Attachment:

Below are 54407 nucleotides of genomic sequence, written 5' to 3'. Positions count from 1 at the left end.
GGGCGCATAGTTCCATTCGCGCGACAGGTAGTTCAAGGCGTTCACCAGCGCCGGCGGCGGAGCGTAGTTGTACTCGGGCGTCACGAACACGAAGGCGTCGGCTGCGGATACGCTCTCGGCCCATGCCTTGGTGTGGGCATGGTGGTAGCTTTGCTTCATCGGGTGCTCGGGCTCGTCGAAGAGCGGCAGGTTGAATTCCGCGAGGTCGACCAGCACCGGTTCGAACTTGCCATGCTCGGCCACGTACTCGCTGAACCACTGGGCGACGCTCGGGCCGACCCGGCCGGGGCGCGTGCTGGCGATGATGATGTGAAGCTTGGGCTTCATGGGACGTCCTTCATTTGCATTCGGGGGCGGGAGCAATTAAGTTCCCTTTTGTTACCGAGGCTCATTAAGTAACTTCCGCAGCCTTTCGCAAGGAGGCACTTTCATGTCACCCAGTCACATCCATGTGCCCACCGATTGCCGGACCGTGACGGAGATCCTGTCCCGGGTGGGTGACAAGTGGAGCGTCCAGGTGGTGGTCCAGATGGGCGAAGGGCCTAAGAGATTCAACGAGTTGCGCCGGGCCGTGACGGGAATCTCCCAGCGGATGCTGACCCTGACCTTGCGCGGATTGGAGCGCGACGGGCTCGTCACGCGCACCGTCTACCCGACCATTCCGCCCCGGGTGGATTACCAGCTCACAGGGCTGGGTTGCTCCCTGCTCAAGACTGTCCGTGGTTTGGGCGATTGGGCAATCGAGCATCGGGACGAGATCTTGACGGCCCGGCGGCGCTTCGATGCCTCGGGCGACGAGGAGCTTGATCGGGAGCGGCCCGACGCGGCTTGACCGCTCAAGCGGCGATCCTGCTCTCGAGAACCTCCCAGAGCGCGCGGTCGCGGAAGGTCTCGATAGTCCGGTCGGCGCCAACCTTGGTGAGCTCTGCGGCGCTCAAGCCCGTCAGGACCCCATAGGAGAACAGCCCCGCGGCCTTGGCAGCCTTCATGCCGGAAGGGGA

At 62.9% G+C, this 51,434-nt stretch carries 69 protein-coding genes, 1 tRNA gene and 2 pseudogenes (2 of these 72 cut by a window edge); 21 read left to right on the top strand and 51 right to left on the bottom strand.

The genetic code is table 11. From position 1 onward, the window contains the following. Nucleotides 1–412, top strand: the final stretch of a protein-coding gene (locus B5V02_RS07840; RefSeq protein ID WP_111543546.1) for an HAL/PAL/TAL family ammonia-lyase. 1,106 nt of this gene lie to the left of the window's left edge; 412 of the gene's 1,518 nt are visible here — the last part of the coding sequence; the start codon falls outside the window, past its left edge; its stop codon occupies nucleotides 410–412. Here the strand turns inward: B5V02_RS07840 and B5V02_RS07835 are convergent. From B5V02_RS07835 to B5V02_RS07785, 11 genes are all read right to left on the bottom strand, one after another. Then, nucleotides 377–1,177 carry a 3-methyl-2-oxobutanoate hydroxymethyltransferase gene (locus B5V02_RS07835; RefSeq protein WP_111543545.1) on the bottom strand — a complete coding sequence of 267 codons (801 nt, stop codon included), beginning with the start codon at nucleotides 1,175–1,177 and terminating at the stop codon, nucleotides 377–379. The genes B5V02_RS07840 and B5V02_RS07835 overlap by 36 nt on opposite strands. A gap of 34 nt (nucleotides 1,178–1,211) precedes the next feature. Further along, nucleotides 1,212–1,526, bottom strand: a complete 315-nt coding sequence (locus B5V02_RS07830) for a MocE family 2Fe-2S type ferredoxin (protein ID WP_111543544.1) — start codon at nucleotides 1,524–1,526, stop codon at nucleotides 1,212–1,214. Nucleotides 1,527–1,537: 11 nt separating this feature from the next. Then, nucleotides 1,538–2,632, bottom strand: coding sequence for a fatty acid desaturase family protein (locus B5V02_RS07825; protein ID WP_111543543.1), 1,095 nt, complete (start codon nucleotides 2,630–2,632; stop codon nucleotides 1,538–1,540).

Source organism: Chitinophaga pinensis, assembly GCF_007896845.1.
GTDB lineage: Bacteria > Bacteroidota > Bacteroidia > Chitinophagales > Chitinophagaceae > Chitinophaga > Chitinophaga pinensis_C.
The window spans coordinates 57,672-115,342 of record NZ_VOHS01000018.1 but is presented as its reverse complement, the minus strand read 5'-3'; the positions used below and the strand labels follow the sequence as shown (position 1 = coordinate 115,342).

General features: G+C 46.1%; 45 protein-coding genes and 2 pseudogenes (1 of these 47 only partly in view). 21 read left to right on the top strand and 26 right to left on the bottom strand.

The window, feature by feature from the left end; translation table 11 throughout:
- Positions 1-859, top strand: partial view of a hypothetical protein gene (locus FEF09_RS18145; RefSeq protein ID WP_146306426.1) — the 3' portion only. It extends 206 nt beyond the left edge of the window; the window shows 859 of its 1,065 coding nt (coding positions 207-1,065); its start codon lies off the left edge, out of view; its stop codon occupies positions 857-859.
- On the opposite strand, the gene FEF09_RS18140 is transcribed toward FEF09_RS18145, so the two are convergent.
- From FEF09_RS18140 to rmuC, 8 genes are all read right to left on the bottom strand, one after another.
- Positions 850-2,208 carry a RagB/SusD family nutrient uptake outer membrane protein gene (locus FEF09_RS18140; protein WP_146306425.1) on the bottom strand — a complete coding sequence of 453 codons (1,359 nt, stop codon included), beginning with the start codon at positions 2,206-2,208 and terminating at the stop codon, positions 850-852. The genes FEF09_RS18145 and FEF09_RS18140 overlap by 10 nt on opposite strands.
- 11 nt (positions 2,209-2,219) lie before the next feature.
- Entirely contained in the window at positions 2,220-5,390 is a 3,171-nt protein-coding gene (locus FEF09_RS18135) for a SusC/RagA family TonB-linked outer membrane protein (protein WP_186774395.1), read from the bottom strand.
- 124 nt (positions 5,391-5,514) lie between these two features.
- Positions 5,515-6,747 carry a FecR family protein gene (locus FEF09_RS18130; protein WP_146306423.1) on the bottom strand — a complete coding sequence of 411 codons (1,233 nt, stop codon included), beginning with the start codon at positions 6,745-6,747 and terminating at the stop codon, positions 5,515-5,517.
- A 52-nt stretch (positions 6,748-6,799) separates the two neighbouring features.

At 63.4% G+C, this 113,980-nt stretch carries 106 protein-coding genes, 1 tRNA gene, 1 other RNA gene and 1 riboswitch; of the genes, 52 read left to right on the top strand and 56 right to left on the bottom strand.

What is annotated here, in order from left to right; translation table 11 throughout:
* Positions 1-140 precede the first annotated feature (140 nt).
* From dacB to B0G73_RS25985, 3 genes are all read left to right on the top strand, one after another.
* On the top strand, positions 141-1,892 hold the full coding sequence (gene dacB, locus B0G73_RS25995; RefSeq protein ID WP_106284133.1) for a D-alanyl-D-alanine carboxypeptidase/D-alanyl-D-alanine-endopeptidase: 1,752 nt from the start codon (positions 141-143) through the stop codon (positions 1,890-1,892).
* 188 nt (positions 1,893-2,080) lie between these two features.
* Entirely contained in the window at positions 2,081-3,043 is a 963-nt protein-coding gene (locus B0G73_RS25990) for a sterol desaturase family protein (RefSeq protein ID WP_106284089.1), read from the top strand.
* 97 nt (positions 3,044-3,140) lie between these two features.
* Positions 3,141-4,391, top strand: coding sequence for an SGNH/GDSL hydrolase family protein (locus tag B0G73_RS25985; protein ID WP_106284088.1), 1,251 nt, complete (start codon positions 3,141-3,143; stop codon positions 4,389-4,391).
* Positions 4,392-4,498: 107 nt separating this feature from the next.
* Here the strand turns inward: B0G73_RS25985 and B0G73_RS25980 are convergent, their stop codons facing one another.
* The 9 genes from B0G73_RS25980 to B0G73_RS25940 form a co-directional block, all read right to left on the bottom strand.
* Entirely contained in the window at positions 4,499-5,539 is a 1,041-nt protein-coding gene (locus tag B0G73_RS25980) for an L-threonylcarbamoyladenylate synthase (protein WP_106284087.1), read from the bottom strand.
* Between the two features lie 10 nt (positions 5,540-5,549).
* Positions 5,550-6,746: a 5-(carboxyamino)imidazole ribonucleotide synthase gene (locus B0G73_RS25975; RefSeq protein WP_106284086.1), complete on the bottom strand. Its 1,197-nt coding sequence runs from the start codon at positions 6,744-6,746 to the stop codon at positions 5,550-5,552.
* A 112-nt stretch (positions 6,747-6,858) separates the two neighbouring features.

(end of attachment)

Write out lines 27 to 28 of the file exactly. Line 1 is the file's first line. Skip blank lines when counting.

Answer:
* Positions 3,141-4,391, top strand: coding sequence for an SGNH/GDSL hydrolase family protein (locus tag B0G73_RS25985; protein ID WP_106284088.1), 1,251 nt, complete (start codon positions 3,141-3,143; stop codon positions 4,389-4,391).
* Positions 4,392-4,498: 107 nt separating this feature from the next.